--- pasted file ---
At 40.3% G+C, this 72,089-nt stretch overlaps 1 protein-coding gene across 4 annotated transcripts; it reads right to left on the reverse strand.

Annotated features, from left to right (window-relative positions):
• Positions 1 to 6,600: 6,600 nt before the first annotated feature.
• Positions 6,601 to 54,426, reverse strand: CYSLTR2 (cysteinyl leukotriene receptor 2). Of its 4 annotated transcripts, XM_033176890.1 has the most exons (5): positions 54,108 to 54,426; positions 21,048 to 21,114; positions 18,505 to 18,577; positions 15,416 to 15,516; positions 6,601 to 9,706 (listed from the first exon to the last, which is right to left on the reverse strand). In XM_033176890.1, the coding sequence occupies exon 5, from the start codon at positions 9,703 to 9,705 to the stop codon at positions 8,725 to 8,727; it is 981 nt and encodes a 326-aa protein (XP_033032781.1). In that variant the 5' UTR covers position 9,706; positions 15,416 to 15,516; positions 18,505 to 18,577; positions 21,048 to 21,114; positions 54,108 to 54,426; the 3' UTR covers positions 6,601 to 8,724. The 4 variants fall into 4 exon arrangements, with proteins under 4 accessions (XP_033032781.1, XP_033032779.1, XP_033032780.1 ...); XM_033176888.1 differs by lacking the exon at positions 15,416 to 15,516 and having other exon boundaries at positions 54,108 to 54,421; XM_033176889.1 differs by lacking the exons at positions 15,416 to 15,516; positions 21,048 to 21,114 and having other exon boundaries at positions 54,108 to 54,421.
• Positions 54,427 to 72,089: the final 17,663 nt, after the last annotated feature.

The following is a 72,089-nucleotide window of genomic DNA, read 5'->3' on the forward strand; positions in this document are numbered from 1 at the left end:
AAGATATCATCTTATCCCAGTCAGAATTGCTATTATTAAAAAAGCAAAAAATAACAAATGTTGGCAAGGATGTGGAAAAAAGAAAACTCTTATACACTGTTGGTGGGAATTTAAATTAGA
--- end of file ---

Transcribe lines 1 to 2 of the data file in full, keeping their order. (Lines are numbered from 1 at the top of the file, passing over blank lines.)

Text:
At 40.3% G+C, this 72,089-nt stretch overlaps 1 protein-coding gene across 4 annotated transcripts; it reads right to left on the reverse strand.

Annotated features, from left to right (window-relative positions):